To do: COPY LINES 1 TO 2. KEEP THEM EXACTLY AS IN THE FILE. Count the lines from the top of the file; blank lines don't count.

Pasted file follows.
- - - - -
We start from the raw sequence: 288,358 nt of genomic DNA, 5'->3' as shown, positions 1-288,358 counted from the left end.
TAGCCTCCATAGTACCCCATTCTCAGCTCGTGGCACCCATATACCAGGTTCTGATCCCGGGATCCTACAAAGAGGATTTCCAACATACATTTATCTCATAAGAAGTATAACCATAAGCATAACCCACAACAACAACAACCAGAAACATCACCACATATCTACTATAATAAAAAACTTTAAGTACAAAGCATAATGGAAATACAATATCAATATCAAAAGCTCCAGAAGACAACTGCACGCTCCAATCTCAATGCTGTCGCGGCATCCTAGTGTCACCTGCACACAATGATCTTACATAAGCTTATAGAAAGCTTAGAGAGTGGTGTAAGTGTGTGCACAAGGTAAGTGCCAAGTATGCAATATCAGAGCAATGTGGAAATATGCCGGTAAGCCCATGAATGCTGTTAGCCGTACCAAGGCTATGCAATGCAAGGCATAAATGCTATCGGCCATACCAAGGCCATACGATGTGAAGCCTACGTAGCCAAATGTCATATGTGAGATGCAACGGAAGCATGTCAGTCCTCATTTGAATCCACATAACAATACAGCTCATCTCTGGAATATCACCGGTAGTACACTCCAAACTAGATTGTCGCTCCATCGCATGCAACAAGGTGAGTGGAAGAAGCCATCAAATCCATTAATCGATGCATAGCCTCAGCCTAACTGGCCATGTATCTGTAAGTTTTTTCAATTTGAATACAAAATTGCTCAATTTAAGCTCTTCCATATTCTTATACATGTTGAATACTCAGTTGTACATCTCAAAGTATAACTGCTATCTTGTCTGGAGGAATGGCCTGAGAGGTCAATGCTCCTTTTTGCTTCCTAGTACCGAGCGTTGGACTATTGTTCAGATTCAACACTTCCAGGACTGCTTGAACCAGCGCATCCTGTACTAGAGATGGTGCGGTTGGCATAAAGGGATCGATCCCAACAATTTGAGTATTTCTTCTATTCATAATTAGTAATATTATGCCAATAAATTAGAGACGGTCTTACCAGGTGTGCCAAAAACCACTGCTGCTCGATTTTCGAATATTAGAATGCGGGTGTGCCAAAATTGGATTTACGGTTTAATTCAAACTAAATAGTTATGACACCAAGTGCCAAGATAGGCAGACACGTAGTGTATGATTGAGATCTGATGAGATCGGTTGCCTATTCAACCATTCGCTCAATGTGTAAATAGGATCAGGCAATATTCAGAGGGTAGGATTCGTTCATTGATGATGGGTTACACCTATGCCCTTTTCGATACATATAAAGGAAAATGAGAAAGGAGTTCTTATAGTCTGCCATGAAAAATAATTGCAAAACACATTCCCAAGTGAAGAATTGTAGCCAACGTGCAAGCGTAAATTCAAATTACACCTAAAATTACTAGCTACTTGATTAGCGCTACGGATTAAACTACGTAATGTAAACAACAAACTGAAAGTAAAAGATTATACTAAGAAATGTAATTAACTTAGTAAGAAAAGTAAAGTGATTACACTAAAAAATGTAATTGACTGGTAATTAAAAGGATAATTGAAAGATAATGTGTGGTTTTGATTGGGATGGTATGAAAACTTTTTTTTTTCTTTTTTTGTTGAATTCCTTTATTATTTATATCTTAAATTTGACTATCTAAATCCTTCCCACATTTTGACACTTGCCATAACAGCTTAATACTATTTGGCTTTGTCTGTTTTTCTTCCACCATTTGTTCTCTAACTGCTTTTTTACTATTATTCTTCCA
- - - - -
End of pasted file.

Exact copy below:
We start from the raw sequence: 288,358 nt of genomic DNA, 5'->3' as shown, positions 1-288,358 counted from the left end.
TAGCCTCCATAGTACCCCATTCTCAGCTCGTGGCACCCATATACCAGGTTCTGATCCCGGGATCCTACAAAGAGGATTTCCAACATACATTTATCTCATAAGAAGTATAACCATAAGCATAACCCACAACAACAACAACCAGAAACATCACCACATATCTACTATAATAAAAAACTTTAAGTACAAAGCATAATGGAAATACAATATCAATATCAAAAGCTCCAGAAGACAACTGCACGCTCCAATCTCAATGCTGTCGCGGCATCCTAGTGTCACCTGCACACAATGATCTTACATAAGCTTATAGAAAGCTTAGAGAGTGGTGTAAGTGTGTGCACAAGGTAAGTGCCAAGTATGCAATATCAGAGCAATGTGGAAATATGCCGGTAAGCCCATGAATGCTGTTAGCCGTACCAAGGCTATGCAATGCAAGGCATAAATGCTATCGGCCATACCAAGGCCATACGATGTGAAGCCTACGTAGCCAAATGTCATATGTGAGATGCAACGGAAGCATGTCAGTCCTCATTTGAATCCACATAACAATACAGCTCATCTCTGGAATATCACCGGTAGTACACTCCAAACTAGATTGTCGCTCCATCGCATGCAACAAGGTGAGTGGAAGAAGCCATCAAATCCATTAATCGATGCATAGCCTCAGCCTAACTGGCCATGTATCTGTAAGTTTTTTCAATTTGAATACAAAATTGCTCAATTTAAGCTCTTCCATATTCTTATACATGTTGAATACTCAGTTGTACATCTCAAAGTATAACTGCTATCTTGTCTGGAGGAATGGCCTGAGAGGTCAATGCTCCTTTTTGCTTCCTAGTACCGAGCGTTGGACTATTGTTCAGATTCAACACTTCCAGGACTGCTTGAACCAGCGCATCCTGTACTAGAGATGGTGCGGTTGGCATAAAGGGATCGATCCCAACAATTTGAGTATTTCTTCTATTCATAATTAGTAATATTATGCCAATAAATTAGAGACGGTCTTACCAGGTGTGCCAAAAACCACTGCTGCTCGATTTTCGAATATTAGAATGCGGGTGTGCCAAAATTGGATTTACGGTTTAATTCAAACTAAATAGTTATGACACCAAGTGCCAAGATAGGCAGACACGTAGTGTATGATTGAGATCTGATGAGATCGGTTGCCTATTCAACCATTCGCTCAATGTGTAAATAGGATCAGGCAATATTCAGAGGGTAGGATTCGTTCATTGATGATGGGTTACACCTATGCCCTTTTCGATACATATAAAGGAAAATGAGAAAGGAGTTCTTATAGTCTGCCATGAAAAATAATTGCAAAACACATTCCCAAGTGAAGAATTGTAGCCAACGTGCAAGCGTAAATTCAAATTACACCTAAAATTACTAGCTACTTGATTAGCGCTACGGATTAAACTACGTAATGTAAACAACAAACTGAAAGTAAAAGATTATACTAAGAAATGTAATTAACTTAGTAAGAAAAGTAAAGTGATTACACTAAAAAATGTAATTGACTGGTAATTAAAAGGATAATTGAAAGATAATGTGTGGTTTTGATTGGGATGGTATGAAAACTTTTTTTTTTCTTTTTTTGTTGAATTCCTTTATTATTTATATCTTAAATTTGACTATCTAAATCCTTCCCACATTTTGACACTTGCCATAACAGCTTAATACTATTTGGCTTTGTCTGTTTTTCTTCCACCATTTGTTCTCTAACTGCTTTTTTACTATTATTCTTCCA